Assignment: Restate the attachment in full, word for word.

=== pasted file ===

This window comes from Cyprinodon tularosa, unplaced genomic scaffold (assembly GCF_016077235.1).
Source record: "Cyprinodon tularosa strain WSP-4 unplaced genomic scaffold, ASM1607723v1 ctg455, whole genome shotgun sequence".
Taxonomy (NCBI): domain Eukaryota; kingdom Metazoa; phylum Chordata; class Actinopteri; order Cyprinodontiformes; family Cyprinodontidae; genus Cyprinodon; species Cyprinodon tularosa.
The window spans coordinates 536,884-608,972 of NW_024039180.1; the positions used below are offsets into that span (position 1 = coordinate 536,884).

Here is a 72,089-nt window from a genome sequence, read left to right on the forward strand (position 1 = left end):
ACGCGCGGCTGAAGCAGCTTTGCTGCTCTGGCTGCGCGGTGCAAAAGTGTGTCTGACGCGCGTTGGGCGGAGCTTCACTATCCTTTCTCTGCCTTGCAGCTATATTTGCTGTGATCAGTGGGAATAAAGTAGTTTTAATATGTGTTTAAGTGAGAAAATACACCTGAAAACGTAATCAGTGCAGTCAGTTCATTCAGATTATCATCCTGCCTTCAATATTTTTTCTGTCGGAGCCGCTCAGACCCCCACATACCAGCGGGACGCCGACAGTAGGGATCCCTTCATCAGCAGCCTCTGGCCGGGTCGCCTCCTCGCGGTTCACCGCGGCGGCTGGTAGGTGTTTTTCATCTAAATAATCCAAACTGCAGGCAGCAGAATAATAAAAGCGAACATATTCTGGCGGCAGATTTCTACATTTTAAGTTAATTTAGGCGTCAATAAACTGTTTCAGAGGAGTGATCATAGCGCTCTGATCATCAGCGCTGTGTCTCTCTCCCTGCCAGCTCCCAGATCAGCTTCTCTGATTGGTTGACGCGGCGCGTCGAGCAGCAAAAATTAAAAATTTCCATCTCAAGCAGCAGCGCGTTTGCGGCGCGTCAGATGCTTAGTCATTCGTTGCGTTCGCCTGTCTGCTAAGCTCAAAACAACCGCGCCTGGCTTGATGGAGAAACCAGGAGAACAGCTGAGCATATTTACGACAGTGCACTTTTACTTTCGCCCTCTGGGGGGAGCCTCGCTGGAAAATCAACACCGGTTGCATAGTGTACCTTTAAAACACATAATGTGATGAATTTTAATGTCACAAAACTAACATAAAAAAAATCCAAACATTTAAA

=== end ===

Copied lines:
This window comes from Cyprinodon tularosa, unplaced genomic scaffold (assembly GCF_016077235.1).
Source record: "Cyprinodon tularosa strain WSP-4 unplaced genomic scaffold, ASM1607723v1 ctg455, whole genome shotgun sequence".
Taxonomy (NCBI): domain Eukaryota; kingdom Metazoa; phylum Chordata; class Actinopteri; order Cyprinodontiformes; family Cyprinodontidae; genus Cyprinodon; species Cyprinodon tularosa.
The window spans coordinates 536,884-608,972 of NW_024039180.1; the positions used below are offsets into that span (position 1 = coordinate 536,884).

Here is a 72,089-nt window from a genome sequence, read left to right on the forward strand (position 1 = left end):
ACGCGCGGCTGAAGCAGCTTTGCTGCTCTGGCTGCGCGGTGCAAAAGTGTGTCTGACGCGCGTTGGGCGGAGCTTCACTATCCTTTCTCTGCCTTGCAGCTATATTTGCTGTGATCAGTGGGAATAAAGTAGTTTTAATATGTGTTTAAGTGAGAAAATACACCTGAAAACGTAATCAGTGCAGTCAGTTCATTCAGATTATCATCCTGCCTTCAATATTTTTTCTGTCGGAGCCGCTCAGACCCCCACATACCAGCGGGACGCCGACAGTAGGGATCCCTTCATCAGCAGCCTCTGGCCGGGTCGCCTCCTCGCGGTTCACCGCGGCGGCTGGTAGGTGTTTTTCATCTAAATAATCCAAACTGCAGGCAGCAGAATAATAAAAGCGAACATATTCTGGCGGCAGATTTCTACATTTTAAGTTAATTTAGGCGTCAATAAACTGTTTCAGAGGAGTGATCATAGCGCTCTGATCATCAGCGCTGTGTCTCTCTCCCTGCCAGCTCCCAGATCAGCTTCTCTGATTGGTTGACGCGGCGCGTCGAGCAGCAAAAATTAAAAATTTCCATCTCAAGCAGCAGCGCGTTTGCGGCGCGTCAGATGCTTAGTCATTCGTTGCGTTCGCCTGTCTGCTAAGCTCAAAACAACCGCGCCTGGCTTGATGGAGAAACCAGGAGAACAGCTGAGCATATTTACGACAGTGCACTTTTACTTTCGCCCTCTGGGGGGAGCCTCGCTGGAAAATCAACACCGGTTGCATAGTGTACCTTTAAAACACATAATGTGATGAATTTTAATGTCACAAAACTAACATAAAAAAAATCCAAACATTTAAA